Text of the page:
National Geographic : 1958 Jan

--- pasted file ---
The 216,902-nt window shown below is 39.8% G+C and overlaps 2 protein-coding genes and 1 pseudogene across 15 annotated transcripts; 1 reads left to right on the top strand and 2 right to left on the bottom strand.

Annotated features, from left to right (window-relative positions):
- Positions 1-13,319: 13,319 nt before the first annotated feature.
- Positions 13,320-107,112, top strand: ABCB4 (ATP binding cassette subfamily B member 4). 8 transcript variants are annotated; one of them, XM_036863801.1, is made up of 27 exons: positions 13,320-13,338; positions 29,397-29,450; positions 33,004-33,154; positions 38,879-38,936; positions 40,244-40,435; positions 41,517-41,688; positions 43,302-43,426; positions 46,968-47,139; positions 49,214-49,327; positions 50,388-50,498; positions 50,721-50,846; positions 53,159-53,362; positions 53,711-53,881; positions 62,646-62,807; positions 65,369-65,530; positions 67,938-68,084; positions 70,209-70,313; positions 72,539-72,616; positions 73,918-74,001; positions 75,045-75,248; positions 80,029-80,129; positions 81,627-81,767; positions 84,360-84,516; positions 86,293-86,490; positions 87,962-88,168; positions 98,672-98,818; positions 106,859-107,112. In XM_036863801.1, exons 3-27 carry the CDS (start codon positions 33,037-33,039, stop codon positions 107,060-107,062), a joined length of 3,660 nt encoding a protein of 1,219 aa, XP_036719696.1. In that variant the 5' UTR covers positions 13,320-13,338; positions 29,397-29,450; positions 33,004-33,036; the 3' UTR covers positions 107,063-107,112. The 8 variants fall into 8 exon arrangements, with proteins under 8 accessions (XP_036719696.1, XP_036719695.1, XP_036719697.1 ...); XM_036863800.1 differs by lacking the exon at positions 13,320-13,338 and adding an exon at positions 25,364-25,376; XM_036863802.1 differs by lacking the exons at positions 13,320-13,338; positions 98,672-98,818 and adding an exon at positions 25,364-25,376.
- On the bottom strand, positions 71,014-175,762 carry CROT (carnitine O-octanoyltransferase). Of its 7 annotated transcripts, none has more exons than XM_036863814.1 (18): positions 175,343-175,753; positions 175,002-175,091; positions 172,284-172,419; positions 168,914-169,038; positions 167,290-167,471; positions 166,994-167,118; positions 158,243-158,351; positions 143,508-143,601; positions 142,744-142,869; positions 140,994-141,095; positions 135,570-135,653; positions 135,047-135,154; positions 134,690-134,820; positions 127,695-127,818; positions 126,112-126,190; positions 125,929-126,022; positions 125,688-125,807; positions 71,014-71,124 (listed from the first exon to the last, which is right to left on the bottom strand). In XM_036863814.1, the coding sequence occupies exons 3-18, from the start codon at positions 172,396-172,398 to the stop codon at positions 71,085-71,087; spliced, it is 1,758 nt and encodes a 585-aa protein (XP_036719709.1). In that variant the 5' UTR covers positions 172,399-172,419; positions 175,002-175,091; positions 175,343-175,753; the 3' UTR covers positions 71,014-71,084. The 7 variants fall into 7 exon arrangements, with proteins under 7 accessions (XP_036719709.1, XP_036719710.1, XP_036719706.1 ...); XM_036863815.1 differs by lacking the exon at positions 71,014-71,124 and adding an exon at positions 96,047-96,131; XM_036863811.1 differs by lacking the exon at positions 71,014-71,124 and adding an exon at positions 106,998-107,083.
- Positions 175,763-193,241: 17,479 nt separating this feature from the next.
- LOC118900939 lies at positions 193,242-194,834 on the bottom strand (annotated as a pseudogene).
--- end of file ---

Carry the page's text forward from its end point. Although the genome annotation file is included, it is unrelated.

The National Geographic Magazine miles of Virginia and North Carolina. Today drainage and a falling water table have shrunk it to an estimated 385 square miles, and hunt ers and school nature-study groups roam the game-rich swamp. To the east only a narrow strip of tree grown shoreline separated us from the Ocean Highway (U. S. 17), alive with rushing traffic and studded with filling stations, motels, res taurants, and drive-in theaters. We exchanged greetings with picnic parties and straw-hatted, middle-aged ladies who relaxed in comfortable chairs while they angled for catfish. At Arbuckle Landing, midway between the north and south locks, a man-made feeder ditch joins the canal. Through it flows water from a spillway at Lake Drummond, in the heart of the Dismal Swamp, which keeps the canal at navigable depth. When we docked at the landing, head dam operator Benjamin McCoy was waiting with an outboard-powered skiff to take us to see the lake. An ingenious power-driven marine railway lifted the boat six feet to the level of the lake. Lake Inspired an Irish Poet Half a mile beyond the spillway we passed into Drummond itself, a great circle of brown water ringed in green. Only the buzz of our outboard broke the stillness, and the eerie atmosphere was accented by the tortured shapes of cypress stumps. McCoy, a veteran of 15 years on the canal, was proud of his domain. "It's a good life here," he told us, "except for the black bears that steal the honey right out of my beehives. And sometimes we hear strange noises in our houses-the sound of somebody walking, or eerie crackings and creakings. We've never been able to track 'em down. But it makes a person think that maybe all these stories he hears about Dismal Swamp aren't just myths." Thomas Moore, the Irish poet, visited Drummond in 1803 and captured its spirit in "The Lake of the Dismal Swamp," a gloomy ballad about a young man seeking his dead sweetheart and imagining that ... all night long, by a firefly lamp, She paddles her white canoe. Some say that Drummond's water derives its strong-tea hue from juniper trees; others credit the leachings of juniper, gum, and cy press. In any case, old-time sailing masters prized the water for its "keeping" qualities, and watering parties went to the swamp to fill casks for long voyages. Outer Banks: Birthplace of Flight Back on the canal, we soon passed the Virginia-North Carolina border. At South Mills we were lowered back to sea level. The long straightaway of Turners Cut and then the winding Pasquotank River led us to Eliza beth City, near the head of Albemarle Sound. There we temporarily abandoned Trade winds to make an automobile tour of the Outer Banks, the 320-mile chain of elongated barrier islands that guard North Carolina's coast from the surging Atlantic.* The dominant landmark in all that expanse of billowing dunes is a granite monument; like the brothers whose memory it honors, it reaches for the sky from the top of Kill Devil Hill. Near this spot on a windy December day in 1903, two bicycle mechanics from Day ton, Ohio-Orville and Wilbur Wright-sent a powered aircraft aloft for 59 seconds with Orville at the controls. Here, amid these lonely sands, they blazed a path that has al ready led man to the threshold of space and promises to take him to the moon. At the famous old resort of Nags Head we met Julian Oneto, resident manager of the Carolinian Hotel and a font of Outer Banks lore. "Long ago," he told us, "some Bankers went in for a form of piracy. They hung false (Continued on page 25) * See, in the NATIONAL GEOGRAPHIC MAGAZINE: "October Holiday on the Outer Banks," by Nike Anderson, October, 1955; and "Exploring America's Great Sand Barrier Reef," by Capt. Eugene R. Guild, September, 1947. Relics of the Sea Crowd the Mariners Museum, Newport News Massive figureheads standing in this Virginia exhibit hall once graced the prows of history-making vessels. Ship models illustrating man's conquest of the sea range from primitive Indian dugouts to the liner United States. Other treasures are an old Yankee whaleboat, Chesapeake Bay log canoe, Tahitian pirogue, and two-man Japanese submarine. Carved angels at top decorated the stern of the British man-of-war Fame. Two wooden figures carrying boat hooks depict United States sailors of the late 19th century. Steering wheel came from the steam yacht Comfort. Window, which gives the illusion of a picture, looks out upon a bronze statue of Viking seaman Leif Ericson. Kodachrome by National Geographic Photographer B. Anthony Stewart © N.G .S .